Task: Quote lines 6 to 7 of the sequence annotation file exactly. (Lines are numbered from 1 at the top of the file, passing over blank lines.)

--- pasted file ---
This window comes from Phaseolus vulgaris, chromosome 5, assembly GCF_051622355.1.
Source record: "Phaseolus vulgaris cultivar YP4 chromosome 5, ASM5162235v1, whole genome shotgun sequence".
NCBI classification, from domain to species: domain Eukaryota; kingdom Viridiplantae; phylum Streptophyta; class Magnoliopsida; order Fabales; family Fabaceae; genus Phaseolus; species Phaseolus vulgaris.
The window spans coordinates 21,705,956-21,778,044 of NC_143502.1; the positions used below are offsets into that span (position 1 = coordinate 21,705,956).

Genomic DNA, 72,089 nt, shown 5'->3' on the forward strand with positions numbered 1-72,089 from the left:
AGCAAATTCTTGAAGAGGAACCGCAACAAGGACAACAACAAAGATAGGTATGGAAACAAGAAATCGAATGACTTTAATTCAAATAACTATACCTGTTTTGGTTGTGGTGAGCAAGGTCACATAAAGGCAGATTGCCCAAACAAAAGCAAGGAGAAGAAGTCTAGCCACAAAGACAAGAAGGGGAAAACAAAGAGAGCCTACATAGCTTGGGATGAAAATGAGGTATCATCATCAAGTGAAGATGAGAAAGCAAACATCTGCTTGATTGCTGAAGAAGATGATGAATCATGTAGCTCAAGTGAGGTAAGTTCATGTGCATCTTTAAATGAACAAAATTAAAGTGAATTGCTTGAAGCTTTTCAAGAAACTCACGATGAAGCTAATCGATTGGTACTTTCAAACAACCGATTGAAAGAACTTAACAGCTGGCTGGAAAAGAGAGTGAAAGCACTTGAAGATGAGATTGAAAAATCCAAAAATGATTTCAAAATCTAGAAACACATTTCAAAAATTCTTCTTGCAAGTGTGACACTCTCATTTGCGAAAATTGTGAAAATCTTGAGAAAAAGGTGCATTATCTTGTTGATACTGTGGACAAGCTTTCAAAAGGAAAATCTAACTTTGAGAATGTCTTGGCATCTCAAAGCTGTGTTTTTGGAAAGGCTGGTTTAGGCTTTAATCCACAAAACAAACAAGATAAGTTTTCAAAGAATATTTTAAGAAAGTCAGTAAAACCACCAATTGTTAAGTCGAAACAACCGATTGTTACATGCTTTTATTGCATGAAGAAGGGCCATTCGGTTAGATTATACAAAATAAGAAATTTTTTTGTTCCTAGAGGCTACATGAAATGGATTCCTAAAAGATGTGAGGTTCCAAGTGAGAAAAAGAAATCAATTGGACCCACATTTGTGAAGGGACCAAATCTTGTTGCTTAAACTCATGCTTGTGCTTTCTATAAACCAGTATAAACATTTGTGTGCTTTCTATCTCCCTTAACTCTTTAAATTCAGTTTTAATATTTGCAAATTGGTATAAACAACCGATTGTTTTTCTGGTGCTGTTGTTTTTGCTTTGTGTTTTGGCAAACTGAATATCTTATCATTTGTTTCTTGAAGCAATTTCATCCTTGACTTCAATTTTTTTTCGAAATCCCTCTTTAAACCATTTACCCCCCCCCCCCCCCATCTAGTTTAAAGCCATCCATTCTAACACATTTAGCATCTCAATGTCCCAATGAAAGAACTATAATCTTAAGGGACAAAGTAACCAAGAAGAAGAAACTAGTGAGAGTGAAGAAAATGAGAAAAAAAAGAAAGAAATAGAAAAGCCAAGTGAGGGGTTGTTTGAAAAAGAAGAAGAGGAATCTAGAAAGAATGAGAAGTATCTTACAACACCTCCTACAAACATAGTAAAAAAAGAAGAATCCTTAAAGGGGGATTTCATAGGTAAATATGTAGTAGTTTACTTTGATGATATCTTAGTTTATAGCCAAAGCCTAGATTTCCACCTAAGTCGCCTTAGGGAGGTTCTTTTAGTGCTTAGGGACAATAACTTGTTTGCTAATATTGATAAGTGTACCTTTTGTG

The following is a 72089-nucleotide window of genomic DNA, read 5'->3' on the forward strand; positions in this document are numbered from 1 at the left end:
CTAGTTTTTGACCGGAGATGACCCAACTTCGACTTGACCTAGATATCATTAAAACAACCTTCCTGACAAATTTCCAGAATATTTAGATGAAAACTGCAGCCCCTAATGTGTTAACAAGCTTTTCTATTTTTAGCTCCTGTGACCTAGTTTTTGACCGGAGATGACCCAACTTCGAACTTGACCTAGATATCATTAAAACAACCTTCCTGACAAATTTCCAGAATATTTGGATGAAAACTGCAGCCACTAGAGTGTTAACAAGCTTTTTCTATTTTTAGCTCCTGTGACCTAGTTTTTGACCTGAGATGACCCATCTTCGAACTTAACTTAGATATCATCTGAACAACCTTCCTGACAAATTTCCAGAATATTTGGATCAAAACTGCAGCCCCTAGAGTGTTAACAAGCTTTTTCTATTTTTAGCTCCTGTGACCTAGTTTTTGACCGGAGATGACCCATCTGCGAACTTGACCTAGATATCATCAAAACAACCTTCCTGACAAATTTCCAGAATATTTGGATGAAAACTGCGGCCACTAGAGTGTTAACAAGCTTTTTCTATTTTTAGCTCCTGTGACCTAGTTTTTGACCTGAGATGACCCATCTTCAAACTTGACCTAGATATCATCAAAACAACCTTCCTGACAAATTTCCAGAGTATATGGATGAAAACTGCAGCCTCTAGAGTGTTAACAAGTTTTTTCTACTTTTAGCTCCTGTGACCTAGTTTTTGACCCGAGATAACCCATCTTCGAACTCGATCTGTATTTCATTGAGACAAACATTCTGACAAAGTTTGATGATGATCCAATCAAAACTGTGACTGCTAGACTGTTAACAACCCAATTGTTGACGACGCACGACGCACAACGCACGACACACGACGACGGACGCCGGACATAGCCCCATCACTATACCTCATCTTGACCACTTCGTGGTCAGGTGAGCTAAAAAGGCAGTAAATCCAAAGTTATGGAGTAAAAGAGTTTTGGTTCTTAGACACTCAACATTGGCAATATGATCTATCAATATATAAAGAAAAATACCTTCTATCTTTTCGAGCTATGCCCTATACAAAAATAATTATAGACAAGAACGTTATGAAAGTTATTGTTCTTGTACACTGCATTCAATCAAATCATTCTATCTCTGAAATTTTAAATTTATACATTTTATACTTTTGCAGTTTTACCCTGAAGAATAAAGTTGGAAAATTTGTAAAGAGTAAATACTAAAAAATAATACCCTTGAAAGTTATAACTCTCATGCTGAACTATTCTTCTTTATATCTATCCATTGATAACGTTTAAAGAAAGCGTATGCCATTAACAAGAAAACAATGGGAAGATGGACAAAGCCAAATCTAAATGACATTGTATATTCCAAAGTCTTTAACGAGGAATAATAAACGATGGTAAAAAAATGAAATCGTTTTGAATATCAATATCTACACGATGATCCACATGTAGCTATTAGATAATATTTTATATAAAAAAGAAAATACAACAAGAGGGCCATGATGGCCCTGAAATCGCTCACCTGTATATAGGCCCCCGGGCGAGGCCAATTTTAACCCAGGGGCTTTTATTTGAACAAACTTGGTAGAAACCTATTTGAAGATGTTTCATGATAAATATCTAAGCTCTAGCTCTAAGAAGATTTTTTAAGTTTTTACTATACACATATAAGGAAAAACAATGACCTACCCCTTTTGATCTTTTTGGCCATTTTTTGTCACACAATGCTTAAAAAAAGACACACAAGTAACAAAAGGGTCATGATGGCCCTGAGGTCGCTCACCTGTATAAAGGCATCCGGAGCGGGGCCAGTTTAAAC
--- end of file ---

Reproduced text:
AGCAAATTCTTGAAGAGGAACCGCAACAAGGACAACAACAAAGATAGGTATGGAAACAAGAAATCGAATGACTTTAATTCAAATAACTATACCTGTTTTGGTTGTGGTGAGCAAGGTCACATAAAGGCAGATTGCCCAAACAAAAGCAAGGAGAAGAAGTCTAGCCACAAAGACAAGAAGGGGAAAACAAAGAGAGCCTACATAGCTTGGGATGAAAATGAGGTATCATCATCAAGTGAAGATGAGAAAGCAAACATCTGCTTGATTGCTGAAGAAGATGATGAATCATGTAGCTCAAGTGAGGTAAGTTCATGTGCATCTTTAAATGAACAAAATTAAAGTGAATTGCTTGAAGCTTTTCAAGAAACTCACGATGAAGCTAATCGATTGGTACTTTCAAACAACCGATTGAAAGAACTTAACAGCTGGCTGGAAAAGAGAGTGAAAGCACTTGAAGATGAGATTGAAAAATCCAAAAATGATTTCAAAATCTAGAAACACATTTCAAAAATTCTTCTTGCAAGTGTGACACTCTCATTTGCGAAAATTGTGAAAATCTTGAGAAAAAGGTGCATTATCTTGTTGATACTGTGGACAAGCTTTCAAAAGGAAAATCTAACTTTGAGAATGTCTTGGCATCTCAAAGCTGTGTTTTTGGAAAGGCTGGTTTAGGCTTTAATCCACAAAACAAACAAGATAAGTTTTCAAAGAATATTTTAAGAAAGTCAGTAAAACCACCAATTGTTAAGTCGAAACAACCGATTGTTACATGCTTTTATTGCATGAAGAAGGGCCATTCGGTTAGATTATACAAAATAAGAAATTTTTTTGTTCCTAGAGGCTACATGAAATGGATTCCTAAAAGATGTGAGGTTCCAAGTGAGAAAAAGAAATCAATTGGACCCACATTTGTGAAGGGACCAAATCTTGTTGCTTAAACTCATGCTTGTGCTTTCTATAAACCAGTATAAACATTTGTGTGCTTTCTATCTCCCTTAACTCTTTAAATTCAGTTTTAATATTTGCAAATTGGTATAAACAACCGATTGTTTTTCTGGTGCTGTTGTTTTTGCTTTGTGTTTTGGCAAACTGAATATCTTATCATTTGTTTCTTGAAGCAATTTCATCCTTGACTTCAATTTTTTTTCGAAATCCCTCTTTAAACCATTTACCCCCCCCCCCCCCCATCTAGTTTAAAGCCATCCATTCTAACACATTTAGCATCTCAATGTCCCAATGAAAGAACTATAATCTTAAGGGACAAAGTAACCAAGAAGAAGAAACTAGTGAGAGTGAAGAAAATGAGAAAAAAAAGAAAGAAATAGAAAAGCCAAGTGAGGGGTTGTTTGAAAAAGAAGAAGAGGAATCTAGAAAGAATGAGAAGTATCTTACAACACCTCCTACAAACATAGTAAAAAAAGAAGAATCCTTAAAGGGGGATTTCATAGGTAAATATGTAGTAGTTTACTTTGATGATATCTTAGTTTATAGCCAAAGCCTAGATTTCCACCTAAGTCGCCTTAGGGAGGTTCTTTTAGTGCTTAGGGACAATAACTTGTTTGCTAATATTGATAAGTGTACCTTTTGTG

The following is a 72089-nucleotide window of genomic DNA, read 5'->3' on the forward strand; positions in this document are numbered from 1 at the left end: